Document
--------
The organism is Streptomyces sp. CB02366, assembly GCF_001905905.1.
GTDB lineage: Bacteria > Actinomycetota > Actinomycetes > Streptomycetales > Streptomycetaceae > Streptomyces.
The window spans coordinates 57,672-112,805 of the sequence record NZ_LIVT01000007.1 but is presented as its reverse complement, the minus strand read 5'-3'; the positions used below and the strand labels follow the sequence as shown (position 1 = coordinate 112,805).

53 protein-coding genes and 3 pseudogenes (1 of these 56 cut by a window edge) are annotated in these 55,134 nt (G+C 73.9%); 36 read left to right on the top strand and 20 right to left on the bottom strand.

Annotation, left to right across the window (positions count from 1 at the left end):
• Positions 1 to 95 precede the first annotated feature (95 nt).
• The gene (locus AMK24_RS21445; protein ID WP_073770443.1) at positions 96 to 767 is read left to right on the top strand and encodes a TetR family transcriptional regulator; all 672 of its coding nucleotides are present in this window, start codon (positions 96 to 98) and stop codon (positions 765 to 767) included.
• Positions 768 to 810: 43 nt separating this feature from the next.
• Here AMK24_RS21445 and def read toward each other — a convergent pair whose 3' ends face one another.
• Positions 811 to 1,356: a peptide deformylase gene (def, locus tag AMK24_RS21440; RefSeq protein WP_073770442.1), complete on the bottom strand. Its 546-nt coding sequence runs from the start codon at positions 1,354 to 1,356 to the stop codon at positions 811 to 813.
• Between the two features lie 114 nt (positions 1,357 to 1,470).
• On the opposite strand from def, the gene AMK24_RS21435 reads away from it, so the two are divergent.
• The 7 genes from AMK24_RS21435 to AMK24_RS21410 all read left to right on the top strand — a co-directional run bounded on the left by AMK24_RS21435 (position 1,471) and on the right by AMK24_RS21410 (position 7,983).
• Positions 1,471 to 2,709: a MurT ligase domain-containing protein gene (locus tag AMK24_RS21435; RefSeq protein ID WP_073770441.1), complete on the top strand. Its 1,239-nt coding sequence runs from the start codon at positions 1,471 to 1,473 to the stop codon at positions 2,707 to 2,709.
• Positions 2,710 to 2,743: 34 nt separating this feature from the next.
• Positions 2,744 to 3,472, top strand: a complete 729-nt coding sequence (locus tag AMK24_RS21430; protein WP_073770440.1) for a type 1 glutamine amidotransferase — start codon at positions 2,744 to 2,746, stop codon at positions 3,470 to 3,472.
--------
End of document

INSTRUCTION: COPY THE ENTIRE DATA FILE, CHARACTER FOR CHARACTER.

The organism is Streptomyces sp. CB02366, assembly GCF_001905905.1.
GTDB lineage: Bacteria > Actinomycetota > Actinomycetes > Streptomycetales > Streptomycetaceae > Streptomyces.
The window spans coordinates 57,672-112,805 of the sequence record NZ_LIVT01000007.1 but is presented as its reverse complement, the minus strand read 5'-3'; the positions used below and the strand labels follow the sequence as shown (position 1 = coordinate 112,805).

53 protein-coding genes and 3 pseudogenes (1 of these 56 cut by a window edge) are annotated in these 55,134 nt (G+C 73.9%); 36 read left to right on the top strand and 20 right to left on the bottom strand.

Annotation, left to right across the window (positions count from 1 at the left end):
• Positions 1 to 95 precede the first annotated feature (95 nt).
• The gene (locus AMK24_RS21445; protein ID WP_073770443.1) at positions 96 to 767 is read left to right on the top strand and encodes a TetR family transcriptional regulator; all 672 of its coding nucleotides are present in this window, start codon (positions 96 to 98) and stop codon (positions 765 to 767) included.
• Positions 768 to 810: 43 nt separating this feature from the next.
• Here AMK24_RS21445 and def read toward each other — a convergent pair whose 3' ends face one another.
• Positions 811 to 1,356: a peptide deformylase gene (def, locus tag AMK24_RS21440; RefSeq protein WP_073770442.1), complete on the bottom strand. Its 546-nt coding sequence runs from the start codon at positions 1,354 to 1,356 to the stop codon at positions 811 to 813.
• Between the two features lie 114 nt (positions 1,357 to 1,470).
• On the opposite strand from def, the gene AMK24_RS21435 reads away from it, so the two are divergent.
• The 7 genes from AMK24_RS21435 to AMK24_RS21410 all read left to right on the top strand — a co-directional run bounded on the left by AMK24_RS21435 (position 1,471) and on the right by AMK24_RS21410 (position 7,983).
• Positions 1,471 to 2,709: a MurT ligase domain-containing protein gene (locus tag AMK24_RS21435; RefSeq protein ID WP_073770441.1), complete on the top strand. Its 1,239-nt coding sequence runs from the start codon at positions 1,471 to 1,473 to the stop codon at positions 2,707 to 2,709.
• Positions 2,710 to 2,743: 34 nt separating this feature from the next.
• Positions 2,744 to 3,472, top strand: a complete 729-nt coding sequence (locus tag AMK24_RS21430; protein WP_073770440.1) for a type 1 glutamine amidotransferase — start codon at positions 2,744 to 2,746, stop codon at positions 3,470 to 3,472.